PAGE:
A few days later he was noting to Lionel Hill "P.S. New E Flat Symphony going strong", but this appears to have been the last Hill heard from Moeran about it. Hill recalled that by 1950 "I was now becoming more worried about his memory. He seemed to forget quite recent event." In fact Moeran's physical and mental health appears to have been in decline for quite some time, probably exacerbated by his drinking. A "state of total breakdown" (Self) had been reached by October 1948, and Peers persuaded him to place himself under the care of a Dr Hazlett in Cheltenham. A proposed premiere of the Symphony by the Hallé Orchestra in the spring of 1949 was postponed. A letter to Peers from Cheltenham on 14th June 1949 suggests not only great compositional difficulties, but also some sort of commitment to continue medical care until he was 'cured' of his alcoholism:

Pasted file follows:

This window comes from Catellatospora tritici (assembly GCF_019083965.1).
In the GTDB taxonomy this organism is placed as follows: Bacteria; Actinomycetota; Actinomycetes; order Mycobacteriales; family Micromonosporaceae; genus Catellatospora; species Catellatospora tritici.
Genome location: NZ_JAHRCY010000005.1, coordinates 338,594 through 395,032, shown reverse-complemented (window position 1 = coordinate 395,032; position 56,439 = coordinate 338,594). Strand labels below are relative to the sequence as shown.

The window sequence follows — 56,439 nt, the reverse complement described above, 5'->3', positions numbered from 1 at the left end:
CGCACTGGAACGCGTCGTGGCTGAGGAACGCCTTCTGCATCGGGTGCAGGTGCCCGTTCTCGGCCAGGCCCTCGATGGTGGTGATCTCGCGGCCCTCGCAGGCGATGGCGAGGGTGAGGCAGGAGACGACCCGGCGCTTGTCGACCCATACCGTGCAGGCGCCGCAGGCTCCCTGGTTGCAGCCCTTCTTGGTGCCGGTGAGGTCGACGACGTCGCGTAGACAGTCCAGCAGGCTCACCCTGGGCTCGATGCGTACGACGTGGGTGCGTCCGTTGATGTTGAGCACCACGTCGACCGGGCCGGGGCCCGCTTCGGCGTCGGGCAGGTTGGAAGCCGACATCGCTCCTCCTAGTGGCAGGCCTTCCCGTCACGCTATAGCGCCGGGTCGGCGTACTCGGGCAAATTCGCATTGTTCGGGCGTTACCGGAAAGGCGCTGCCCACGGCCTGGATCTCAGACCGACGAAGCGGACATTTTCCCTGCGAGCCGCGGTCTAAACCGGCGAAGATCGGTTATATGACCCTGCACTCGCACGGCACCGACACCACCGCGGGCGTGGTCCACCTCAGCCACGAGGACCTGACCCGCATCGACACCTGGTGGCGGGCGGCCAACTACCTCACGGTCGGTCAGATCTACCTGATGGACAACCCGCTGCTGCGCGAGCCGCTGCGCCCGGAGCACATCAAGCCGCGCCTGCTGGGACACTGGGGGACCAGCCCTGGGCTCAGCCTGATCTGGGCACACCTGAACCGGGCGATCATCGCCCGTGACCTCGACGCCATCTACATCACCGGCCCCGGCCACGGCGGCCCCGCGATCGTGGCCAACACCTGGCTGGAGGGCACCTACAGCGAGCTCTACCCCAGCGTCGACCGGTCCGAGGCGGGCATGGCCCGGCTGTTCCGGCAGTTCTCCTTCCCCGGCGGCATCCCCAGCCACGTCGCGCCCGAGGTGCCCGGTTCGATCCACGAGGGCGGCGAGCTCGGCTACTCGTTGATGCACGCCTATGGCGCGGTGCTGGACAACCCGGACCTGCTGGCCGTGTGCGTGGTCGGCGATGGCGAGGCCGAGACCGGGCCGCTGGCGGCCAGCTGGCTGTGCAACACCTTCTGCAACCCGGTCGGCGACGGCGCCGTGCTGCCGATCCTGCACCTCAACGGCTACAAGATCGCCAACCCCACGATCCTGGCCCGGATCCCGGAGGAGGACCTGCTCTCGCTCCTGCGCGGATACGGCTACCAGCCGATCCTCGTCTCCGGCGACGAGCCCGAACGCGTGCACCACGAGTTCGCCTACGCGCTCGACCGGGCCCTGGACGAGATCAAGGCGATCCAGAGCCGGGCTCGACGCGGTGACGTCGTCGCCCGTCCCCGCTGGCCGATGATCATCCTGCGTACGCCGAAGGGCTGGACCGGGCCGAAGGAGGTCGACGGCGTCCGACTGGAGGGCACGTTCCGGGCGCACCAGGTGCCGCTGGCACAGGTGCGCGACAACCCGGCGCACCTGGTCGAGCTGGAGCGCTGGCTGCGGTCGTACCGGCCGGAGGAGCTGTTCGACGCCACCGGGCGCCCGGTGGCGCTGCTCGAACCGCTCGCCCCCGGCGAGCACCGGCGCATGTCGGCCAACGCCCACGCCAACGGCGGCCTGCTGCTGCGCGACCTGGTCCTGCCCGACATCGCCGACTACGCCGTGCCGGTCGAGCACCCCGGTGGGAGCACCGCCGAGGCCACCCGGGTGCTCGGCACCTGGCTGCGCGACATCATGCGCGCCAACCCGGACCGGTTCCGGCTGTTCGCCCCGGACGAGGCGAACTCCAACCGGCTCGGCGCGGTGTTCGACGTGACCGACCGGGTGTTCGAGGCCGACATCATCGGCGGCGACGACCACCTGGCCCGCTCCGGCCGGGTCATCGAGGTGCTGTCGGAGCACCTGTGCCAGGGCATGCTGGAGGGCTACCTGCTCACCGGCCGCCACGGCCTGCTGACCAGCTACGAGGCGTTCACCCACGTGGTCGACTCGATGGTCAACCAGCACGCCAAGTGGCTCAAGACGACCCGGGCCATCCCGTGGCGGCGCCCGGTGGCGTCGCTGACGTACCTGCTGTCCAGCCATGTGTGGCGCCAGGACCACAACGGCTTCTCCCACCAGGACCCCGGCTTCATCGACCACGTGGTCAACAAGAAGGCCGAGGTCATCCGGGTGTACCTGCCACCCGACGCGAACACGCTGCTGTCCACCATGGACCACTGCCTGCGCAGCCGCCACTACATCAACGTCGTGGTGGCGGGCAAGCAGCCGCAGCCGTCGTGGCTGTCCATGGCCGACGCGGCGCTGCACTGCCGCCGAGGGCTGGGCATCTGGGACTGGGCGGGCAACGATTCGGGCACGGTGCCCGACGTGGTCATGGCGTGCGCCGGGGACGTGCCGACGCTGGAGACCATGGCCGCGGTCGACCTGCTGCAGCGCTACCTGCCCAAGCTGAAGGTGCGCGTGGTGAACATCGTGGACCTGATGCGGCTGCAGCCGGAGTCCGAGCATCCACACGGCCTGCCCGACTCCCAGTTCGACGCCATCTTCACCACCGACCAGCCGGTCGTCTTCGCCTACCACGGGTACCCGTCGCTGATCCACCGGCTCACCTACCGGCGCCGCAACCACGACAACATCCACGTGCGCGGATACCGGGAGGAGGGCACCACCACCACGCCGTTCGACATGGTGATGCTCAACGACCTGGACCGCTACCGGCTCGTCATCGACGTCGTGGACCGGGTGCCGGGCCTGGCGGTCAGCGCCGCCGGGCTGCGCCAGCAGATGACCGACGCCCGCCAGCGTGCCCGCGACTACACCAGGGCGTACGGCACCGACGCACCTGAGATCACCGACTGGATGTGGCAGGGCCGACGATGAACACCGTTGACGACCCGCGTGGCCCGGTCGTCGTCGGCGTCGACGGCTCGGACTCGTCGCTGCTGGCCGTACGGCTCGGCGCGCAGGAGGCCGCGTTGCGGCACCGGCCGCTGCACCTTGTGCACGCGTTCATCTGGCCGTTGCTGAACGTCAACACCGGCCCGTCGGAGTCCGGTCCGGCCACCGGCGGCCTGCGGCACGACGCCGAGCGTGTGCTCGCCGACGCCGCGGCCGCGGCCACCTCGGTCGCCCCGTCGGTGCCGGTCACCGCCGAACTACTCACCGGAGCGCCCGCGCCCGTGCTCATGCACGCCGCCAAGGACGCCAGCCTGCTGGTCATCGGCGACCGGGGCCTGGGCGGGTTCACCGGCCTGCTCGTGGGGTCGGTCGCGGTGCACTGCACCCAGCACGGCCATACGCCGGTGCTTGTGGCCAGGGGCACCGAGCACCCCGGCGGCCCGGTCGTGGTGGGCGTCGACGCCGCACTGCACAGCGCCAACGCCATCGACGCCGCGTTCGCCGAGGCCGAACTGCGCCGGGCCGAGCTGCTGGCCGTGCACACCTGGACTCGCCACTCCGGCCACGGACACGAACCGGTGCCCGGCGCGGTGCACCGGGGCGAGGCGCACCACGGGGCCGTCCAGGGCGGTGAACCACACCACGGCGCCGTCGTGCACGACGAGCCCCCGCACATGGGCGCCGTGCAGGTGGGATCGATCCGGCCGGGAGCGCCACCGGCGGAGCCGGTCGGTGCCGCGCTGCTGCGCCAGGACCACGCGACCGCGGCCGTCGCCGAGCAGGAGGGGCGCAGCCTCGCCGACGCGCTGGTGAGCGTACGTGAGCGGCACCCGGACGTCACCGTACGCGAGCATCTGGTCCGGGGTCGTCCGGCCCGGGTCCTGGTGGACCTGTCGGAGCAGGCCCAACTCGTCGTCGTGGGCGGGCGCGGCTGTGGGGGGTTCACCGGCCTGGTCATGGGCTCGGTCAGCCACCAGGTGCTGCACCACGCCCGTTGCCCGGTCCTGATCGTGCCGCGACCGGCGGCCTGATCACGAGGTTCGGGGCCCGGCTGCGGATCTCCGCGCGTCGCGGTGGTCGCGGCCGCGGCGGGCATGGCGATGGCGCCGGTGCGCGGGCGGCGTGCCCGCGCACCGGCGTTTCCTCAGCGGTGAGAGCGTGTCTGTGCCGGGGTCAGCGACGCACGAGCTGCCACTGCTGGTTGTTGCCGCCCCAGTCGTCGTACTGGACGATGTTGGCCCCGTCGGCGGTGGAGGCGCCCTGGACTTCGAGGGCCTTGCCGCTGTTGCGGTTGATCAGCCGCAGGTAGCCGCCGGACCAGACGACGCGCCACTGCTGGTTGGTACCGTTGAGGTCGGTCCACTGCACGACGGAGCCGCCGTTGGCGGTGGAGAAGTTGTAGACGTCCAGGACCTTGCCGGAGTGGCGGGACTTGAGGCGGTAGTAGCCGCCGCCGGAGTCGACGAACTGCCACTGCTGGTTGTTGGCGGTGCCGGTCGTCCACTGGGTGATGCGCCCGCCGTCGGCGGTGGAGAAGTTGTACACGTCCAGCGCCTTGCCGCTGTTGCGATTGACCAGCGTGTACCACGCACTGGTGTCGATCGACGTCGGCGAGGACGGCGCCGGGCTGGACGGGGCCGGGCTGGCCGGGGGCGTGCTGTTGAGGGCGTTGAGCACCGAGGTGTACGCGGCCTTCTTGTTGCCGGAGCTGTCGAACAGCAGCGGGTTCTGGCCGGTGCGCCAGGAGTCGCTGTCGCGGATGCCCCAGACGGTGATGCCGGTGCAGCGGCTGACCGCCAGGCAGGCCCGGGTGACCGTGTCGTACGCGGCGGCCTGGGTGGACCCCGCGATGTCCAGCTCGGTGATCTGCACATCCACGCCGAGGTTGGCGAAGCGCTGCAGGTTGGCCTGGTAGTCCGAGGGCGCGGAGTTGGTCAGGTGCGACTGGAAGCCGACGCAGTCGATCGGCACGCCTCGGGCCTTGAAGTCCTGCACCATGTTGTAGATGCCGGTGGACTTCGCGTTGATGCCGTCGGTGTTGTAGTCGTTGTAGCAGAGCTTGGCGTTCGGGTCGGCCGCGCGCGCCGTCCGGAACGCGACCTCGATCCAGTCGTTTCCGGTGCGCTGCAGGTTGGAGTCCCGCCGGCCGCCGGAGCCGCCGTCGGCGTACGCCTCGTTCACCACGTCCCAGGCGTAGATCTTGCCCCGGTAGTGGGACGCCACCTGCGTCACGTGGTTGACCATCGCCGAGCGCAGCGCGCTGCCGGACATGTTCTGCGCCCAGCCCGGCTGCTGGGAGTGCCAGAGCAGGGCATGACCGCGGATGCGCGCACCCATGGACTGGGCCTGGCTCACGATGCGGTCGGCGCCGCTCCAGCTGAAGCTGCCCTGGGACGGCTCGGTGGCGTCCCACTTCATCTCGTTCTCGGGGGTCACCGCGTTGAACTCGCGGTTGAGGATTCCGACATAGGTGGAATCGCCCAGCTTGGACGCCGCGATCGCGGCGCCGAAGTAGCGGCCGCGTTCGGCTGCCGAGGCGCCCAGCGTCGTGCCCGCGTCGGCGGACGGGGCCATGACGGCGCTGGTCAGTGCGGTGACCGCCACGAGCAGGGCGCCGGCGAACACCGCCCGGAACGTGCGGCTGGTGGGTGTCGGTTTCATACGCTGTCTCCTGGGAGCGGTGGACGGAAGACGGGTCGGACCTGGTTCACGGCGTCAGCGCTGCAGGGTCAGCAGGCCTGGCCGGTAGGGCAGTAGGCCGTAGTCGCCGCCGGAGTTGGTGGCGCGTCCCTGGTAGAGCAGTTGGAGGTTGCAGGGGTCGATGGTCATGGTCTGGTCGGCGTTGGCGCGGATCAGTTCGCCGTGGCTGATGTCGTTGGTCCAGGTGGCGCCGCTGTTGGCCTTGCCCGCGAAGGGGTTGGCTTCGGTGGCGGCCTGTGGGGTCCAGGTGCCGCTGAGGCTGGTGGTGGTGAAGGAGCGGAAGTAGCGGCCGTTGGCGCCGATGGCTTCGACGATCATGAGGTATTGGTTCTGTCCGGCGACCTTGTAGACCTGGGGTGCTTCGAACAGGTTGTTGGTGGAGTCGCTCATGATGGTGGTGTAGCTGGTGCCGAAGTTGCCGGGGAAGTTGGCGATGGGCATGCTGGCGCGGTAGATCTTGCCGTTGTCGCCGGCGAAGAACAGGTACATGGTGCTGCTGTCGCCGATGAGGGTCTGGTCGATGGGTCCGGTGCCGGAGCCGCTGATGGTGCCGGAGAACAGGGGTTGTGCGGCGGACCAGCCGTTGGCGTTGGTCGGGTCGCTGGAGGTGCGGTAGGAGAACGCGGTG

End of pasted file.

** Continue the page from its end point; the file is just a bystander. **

"...This symphony which I started perpetrating in Eire, and which I have been working on here, simply will not stand...I am not inclined to let go what I believe to be second rate. I shall have to scrap this symphony as it is now, nearly finished, and start again on something different... the 'venue' is wrong. If I were in Southern Ireland, I could work it out and finish is, but it is absolutely and irreconcilably impossible to do it here. It started by being Irish, and if I try and put it right here, it only ends up being pastiche Irish... There are only three alternatives, one is to tear it up and abandon the E flat symphony and the other is to go to Ireland and complete it, and the third is to write something else."